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Craneveyor Corporation, Plaintiff, v. AMK Express Inc. and Does 1-10,

United States District Court,

C.D. California.

Craneveyor Corporation, Plaintiff,

v.

AMK Express Inc. and Does 1-10, Defendants.

CV 16-6049-RSWL-Ex

|

Signed 01/10/2017

 

 

ORDER re: APPLICATION FOR DEFAULT JUDGMENT AGAINST DEFENDANT AMK EXPRESS, INC. [15]

HONORABLE RONALD S.W. LEW, Senior U.S. District Judge

*1 Plaintiff Craneveyor Corporation (“Plaintiff”) hired Defendant AMK Express, Inc. (“Defendant”) to transport two hoists and ten end trucks from Michigan to California. The goods arrived in California damaged by rust and salt, and the present Action ensued. Currently before the Court is Plaintiff’s Application for Default Judgment by Court Against Defendant (“Motion” or “Motion for Default Judgment”) [15]. Having reviewed all papers submitted pertaining to this Motion, the Court NOW FINDS AND RULES AS FOLLOWS: the Court GRANTS Plaintiff’s Motion and enters default judgment against Defendant as to all claims. The Court awards $38,785.50 in damages to Plaintiff, along with costs.

 

 

  1. BACKGROUND
  2. Factual Background

Plaintiff is a California corporation with offices in Los Angeles. Compl. ¶ 2, ECF No. 1. Plaintiff sells and distributes hoists and end trucks for use in free-standing crane systems. Id. at ¶ 9. It also purchases new hoists and end trucks for its own use. Id. at ¶ 10. Defendant is an Illinois corporation that regularly conducts business in California. Id. at ¶¶ 3-4. Defendant is a common carrier pursuant to the Interstate Commerce Commission (“ICC”). Id. at ¶ 14.

 

In January 2015, Plaintiff purchased brand new, perfect condition hoists and end trucks from Detroit Hoist and Crane. Id. at ¶¶ 11, 16. Plaintiff hired Defendant to ship the hoists and end trucks via Defendant’s truck from Sterling Heights, Michigan to South El Monte, California, where Plaintiff’s business is located. Id. at ¶¶ 12, 13. The load was a “dedicated load,” exclusively containing Plaintiff’s hoists and end trucks. Id. at ¶ 17. Plaintiff also entered into a separate agreement to resell the hoists and end trucks after their arrival. Id. at ¶ 21.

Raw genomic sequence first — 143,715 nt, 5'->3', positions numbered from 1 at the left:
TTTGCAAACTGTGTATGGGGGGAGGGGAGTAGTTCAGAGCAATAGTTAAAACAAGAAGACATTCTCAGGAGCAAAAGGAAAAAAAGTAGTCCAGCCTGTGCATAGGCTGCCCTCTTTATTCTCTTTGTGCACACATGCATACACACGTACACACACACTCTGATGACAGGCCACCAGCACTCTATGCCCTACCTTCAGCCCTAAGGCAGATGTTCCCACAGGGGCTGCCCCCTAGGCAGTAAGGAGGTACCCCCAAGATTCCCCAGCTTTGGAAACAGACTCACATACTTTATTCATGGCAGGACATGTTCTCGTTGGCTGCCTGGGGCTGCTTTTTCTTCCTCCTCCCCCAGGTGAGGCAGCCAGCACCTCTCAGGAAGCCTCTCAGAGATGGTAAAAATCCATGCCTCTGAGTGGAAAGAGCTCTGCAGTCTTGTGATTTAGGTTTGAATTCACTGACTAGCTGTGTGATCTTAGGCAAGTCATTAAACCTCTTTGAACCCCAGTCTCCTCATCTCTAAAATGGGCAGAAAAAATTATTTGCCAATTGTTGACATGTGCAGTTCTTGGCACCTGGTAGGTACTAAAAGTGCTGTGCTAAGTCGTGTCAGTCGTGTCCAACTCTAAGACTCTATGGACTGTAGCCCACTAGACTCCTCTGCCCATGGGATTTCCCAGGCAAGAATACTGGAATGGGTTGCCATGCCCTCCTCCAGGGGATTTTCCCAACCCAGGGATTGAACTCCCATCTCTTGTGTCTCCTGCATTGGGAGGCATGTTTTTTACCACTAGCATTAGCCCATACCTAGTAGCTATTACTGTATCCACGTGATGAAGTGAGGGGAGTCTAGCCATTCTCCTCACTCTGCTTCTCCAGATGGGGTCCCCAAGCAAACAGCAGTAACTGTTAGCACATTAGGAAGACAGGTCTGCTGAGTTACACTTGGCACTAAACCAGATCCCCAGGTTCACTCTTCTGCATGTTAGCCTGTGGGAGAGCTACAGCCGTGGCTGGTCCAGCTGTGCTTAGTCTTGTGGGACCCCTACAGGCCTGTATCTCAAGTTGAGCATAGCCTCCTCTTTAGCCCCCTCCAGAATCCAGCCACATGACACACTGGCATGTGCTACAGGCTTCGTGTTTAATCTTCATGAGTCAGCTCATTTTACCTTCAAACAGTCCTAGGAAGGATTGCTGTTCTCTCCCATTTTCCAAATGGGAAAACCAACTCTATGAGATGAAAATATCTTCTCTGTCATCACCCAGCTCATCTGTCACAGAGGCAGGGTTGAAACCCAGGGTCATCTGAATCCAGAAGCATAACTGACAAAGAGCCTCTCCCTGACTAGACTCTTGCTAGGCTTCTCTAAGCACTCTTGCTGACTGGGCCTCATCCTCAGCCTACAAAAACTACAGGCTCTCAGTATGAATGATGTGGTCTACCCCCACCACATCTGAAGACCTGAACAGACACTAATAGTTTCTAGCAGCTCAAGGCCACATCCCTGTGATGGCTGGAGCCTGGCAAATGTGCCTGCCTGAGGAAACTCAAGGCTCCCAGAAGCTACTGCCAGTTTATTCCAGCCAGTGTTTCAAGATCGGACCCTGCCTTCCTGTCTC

Plaintiff avers that Defendant got into a crash somewhere in transit, damaging the goods. Id. at ¶ 20. As a result, the goods were damaged upon arrival at Plaintiff’s facility. Id. Defendant allegedly failed to protect the hoists and end trucks with tarp and other protective materials. Id. at ¶ 18. Indeed, Plaintiff discovered unused tarps in Defendant’s truck, suggesting it did not protect the goods. Id. Moreover, Defendant tried to conceal the damage by spraying the goods with WD-40 before arriving in South El Monte. Id. at ¶ 19. Consequently, Plaintiff incurred costs for evaluating the goods’ damages and was deprived of their resale value. Id. at ¶¶ 22, 23.

 

 

  1. Procedural Background

Plaintiff filed a Complaint on August 12, 2016, alleging violation of the Carmack Amendment, 49 U.S.C. § 14706, for damage to Plaintiff’s new hoists and end trucks on the journey from Michigan to California. Id. at ¶¶ 26-32. On August 19, 2016, Plaintiff served the summons and complaint on Defendant in Aurora, Illinois. Proof of Service, ECF No. 8. Defendant did not appear or otherwise respond to the Complaint.1 On October 5, 2016, Plaintiff requested the Clerk to enter default against Defendant. ECF No. 12. On October 6, 2016, the Clerk entered default against Defendant pursuant to Federal Rule of Civil Procedure 55(a). ECF No. 13. Plaintiff filed the instant Motion on November 30, 2016. The Opposition was due on December 13, 2016, but none was filed.

 

 

  1. DISCUSSION
  2. Legal Standard

*2 The granting of Default Judgment is within the discretion of the district court. Aldabe v. Aldabe, 616 F.2d 1089, 1092 (9th Cir. 1980); see Fed. R. Civ. P. 55. There are both procedural and substantive requirements that must be met.

 

Procedurally, the requirements set forth in Federal Rules of Civil Procedure 54(c) and 55(b), and Local Rule 55-1 must be met. See Vogel v. Rite Aid Corp., 992 F. Supp. 2d 998, 1006 (C.D. Cal 2014). Local Rule 55-1 provides: “When an application is made to the Court for a default judgment, the application shall be accompanied by a declaration in compliance with F.R.Civ.P. 55(b)(1) and/or (2) and include the following: (a) When and against what party the default was entered; (b) The identification of the pleading to which default was entered; (c) Whether the defaulting party is an infant or incompetent person, and if so, whether that person is represented by a general guardian, committee, conservator or other representative; (d) That the Service Members Civil Relief Act, 50 U.S.C. App. § 521, does not apply; and (e) That notice has been served on the defaulting party, if required by F.R.Civ.P. 55(b)(2).” L.R. 55-1.

 

Courts should also consider the following factors in determining whether to grant a motion for default judgment: “(1) the possibility of prejudice to plaintiff, (2) the merits of plaintiff’s substantive claims, (3) the sufficiency of the complaint, (4) the sum of money at stake in the action, (5) the possibility of a dispute concerning the material facts, (6) whether defendant’s default was the product of excusable neglect, and (7) the strong public policy favoring decisions on the merits.” Eitel v. McCool, 782 F.2d 1470, 1471-72 (9th Cir. 1986).